• According to NAR, existing-home sales in August dropped to a seasonally adjusted annual rate of 5.33 million down from 5.38 million in July.
  • NAR Chief Economist Lawrence Yun says the drop in existing-home sales is due to tight inventory and increasing median existing-home sales prices.

Last month, growing home sales were finally slowed down by tight inventory — an issue that has been at the forefront of the housing market conversation since the beginning of the year.

And, according to the National Association of Realtorslatest existing-home sales report, it seems that slowing home sales will be the name of the game for some time to come.

In August, existing-home sales dropped 0.9 percent to a seasonally adjusted annual rate (SAAR) of 5.33 million — down from a downwardly revised 5.38 million in July. This is the second-lowest sales pace after July’s slump, but there’s still a slight 0.8 percent year-over-year gain from August 2015.

The only region to see an increase in monthly closings was the Northeast.


Affordability still an issue

In July, NAR Chief Economist Lawrence Yun said slowing existing-home sales were due to growing home sales prices due to the lack of available inventory. And this month, it’s more of the same.

“Healthy labor markets in most the country should be creating a sustained demand for home purchases,” said Yun in a statement.

“However, there’s no question that after peaking in June, sales in a majority of the country have inched backwards because inventory isn’t picking up to tame price growth and replace what’s being quickly sold.”

The median existing-home sales price jumped 5.1 percentage points to $240,000. This is the 54th consecutive month of year-over-year price increases.

On the other hand, the total housing inventory dropped to 2.04 million existing homes for sale, a 3.3 percent month-over-month and 10.1 percent year-over-year decrease.

This is the 15th consecutive month of year-over-year existing home inventory decreases. Furthermore, unsold inventory is at a 4.6 month supply at the current sales pace — a 0.1 percent drop from July.

Distressed sales, which include foreclosures and short sales, accounted for only 5 percent of sales, unchanged from July and a 7 percent year-over-year drop from August 2015. Four percent of those sales were foreclosures and the remaining 1 percent were short sales.

Buyer and builder breakdown

The share of first-time homebuyers in August was 31 percent, which is down from July 2016 and August 2015’s 32 percent share.

Trulia Chief Economist Ralph McLaughlin says low inventory and high home prices are keeping would-be sellers from putting their homes on the market, further blocking would-be first-time buyers from taking the jump into homeownership.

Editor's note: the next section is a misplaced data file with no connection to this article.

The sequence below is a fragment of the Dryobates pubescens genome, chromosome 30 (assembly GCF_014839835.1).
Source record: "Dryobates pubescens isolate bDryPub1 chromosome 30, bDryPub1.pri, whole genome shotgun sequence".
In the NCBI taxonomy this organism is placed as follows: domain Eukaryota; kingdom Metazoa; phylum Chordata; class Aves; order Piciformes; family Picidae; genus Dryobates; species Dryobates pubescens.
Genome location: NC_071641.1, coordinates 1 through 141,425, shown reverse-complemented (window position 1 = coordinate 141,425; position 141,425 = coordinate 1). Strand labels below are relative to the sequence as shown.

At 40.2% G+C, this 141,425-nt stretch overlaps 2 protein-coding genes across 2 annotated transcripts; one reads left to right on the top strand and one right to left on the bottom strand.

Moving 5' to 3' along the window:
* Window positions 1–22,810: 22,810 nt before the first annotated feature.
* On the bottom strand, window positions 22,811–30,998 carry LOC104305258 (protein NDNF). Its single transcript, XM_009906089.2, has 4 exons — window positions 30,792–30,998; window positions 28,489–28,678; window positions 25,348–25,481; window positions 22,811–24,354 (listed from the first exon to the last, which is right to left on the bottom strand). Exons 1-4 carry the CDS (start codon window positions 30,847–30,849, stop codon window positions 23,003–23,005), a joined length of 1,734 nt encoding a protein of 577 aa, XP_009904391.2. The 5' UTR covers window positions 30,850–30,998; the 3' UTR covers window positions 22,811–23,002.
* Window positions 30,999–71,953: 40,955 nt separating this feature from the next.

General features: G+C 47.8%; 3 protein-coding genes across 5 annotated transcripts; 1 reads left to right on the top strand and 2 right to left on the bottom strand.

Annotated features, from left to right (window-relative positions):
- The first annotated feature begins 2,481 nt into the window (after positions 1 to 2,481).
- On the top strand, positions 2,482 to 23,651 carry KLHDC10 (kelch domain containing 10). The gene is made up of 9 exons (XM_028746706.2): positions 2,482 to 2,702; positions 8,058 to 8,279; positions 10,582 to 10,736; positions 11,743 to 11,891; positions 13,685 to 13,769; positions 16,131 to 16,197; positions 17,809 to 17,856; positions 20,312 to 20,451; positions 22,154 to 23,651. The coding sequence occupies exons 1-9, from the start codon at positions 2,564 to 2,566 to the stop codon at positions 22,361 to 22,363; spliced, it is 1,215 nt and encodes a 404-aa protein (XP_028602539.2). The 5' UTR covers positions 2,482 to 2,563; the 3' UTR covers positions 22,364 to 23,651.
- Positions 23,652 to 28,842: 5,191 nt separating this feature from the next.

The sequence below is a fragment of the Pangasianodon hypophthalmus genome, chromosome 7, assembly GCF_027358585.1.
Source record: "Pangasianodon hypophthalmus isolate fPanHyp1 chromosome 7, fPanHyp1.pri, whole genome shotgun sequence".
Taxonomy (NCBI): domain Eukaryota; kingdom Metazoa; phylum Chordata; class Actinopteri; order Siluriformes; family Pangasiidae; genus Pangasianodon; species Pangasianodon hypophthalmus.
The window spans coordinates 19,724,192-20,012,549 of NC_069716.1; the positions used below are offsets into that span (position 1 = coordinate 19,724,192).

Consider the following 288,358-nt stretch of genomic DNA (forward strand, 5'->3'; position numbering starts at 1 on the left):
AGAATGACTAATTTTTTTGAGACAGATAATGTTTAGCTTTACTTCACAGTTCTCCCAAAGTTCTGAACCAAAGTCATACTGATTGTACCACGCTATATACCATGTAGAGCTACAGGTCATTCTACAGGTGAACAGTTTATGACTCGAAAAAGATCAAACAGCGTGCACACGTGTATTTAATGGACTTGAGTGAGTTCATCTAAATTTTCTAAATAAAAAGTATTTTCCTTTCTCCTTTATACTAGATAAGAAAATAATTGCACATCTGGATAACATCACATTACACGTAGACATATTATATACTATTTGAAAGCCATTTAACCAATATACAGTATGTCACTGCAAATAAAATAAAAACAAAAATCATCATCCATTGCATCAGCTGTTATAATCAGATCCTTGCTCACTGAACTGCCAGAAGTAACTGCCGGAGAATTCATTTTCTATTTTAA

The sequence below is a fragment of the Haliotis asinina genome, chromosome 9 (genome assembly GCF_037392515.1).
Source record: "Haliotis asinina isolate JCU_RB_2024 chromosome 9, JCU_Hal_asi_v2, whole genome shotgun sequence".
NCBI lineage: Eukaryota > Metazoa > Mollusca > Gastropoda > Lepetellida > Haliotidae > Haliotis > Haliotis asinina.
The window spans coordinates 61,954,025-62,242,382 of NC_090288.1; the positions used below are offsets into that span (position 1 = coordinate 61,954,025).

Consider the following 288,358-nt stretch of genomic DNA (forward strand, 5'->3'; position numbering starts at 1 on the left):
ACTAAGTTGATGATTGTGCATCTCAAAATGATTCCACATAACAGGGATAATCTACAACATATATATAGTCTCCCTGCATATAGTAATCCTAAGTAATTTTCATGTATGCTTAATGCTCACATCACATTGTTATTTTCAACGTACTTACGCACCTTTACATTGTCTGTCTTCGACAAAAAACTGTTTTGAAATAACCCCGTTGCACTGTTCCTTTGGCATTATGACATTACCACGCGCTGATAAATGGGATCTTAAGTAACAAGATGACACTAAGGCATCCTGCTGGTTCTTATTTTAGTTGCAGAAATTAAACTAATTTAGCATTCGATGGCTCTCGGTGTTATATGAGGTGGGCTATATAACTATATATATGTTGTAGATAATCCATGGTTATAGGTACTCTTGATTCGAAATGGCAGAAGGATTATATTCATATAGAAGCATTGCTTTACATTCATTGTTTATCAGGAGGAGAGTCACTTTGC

“Those who want to sell their home might not do so because finding another home is difficult. This introduces a first-mover problem into the homebuying landscape,” said McLaughlin in a statement.

Yun echoed McLaughlin’s sentiments with a strong prediction that the U.S. homeownership rate will remain near 50-year lows if the inventory issue doesn’t turn around quickly.

Single-family home sales were at a SAAR of 4.70 million — a 2.3 percent month-over-month decrease and a 0.6 percent increase from August 2015. Meanwhile, the sales price for single-family homes increased by 5.3 percent to $242,200.

On the other hand, existing condominium and co-op sales sprung 10.5 percentage points to a SAAR of 630,000 units, a 1.6 percent increase from last year. The median existing condo price was $225,100 in August — up 3.7 percent from August 2015.

How did buying patterns vary across the country?

  • In the Northeast, existing-home sales jumped 6.1 percent to an annual rate of 700,000, unchanged from a year ago.
    Median price: $274,100, a 0.8 percent year-over-year increase.
  • In the Midwest, existing-home sales decreased 0.8 percent to an annual rate of 1.27 million.
    Median price: $190,700, a 5.5 percent year-over-year increase.
  • In the South, existing-home sales fell 2.7 percent to an annual rate of 2.16 million.
    Median price: $209,700, a 6.7 percent year-over-year increase.
  • In the West, existing-home sales dropped 1.6 percent to an annual rate of 1.20 million.
    Median price: $347,400, a 9.2 percent year-over-year increase.

NAR President Tom Salomone says the best way to work around the current low inventory woes is by pre-approving buyers so when affordable homes become available, they’ll be ready to make an immediate offer.

“Given the inventory shortages in most markets, new listings at affordable prices are receiving multiple offers and going under contract almost immediately upon becoming available,” said Salomone in a statement.

“Home shoppers serious about buying need to be ready with a pre-approval. This allows a Realtor to hone in only on homes within the buyer’s price range and ensures any offer presented to the seller is taken seriously.”

Existing-home sales are based on transaction closings from MLSs and include single-family homes, townhomes, condominiums and co-ops. Seasonally adjusted annual rates are used in reporting monthly data to help accommodate for seasonal variation; the annual rate for any given month represents what the total number of actual sales for a year would be if the pace for that month were maintained for a whole year.

Email Marian McPherson

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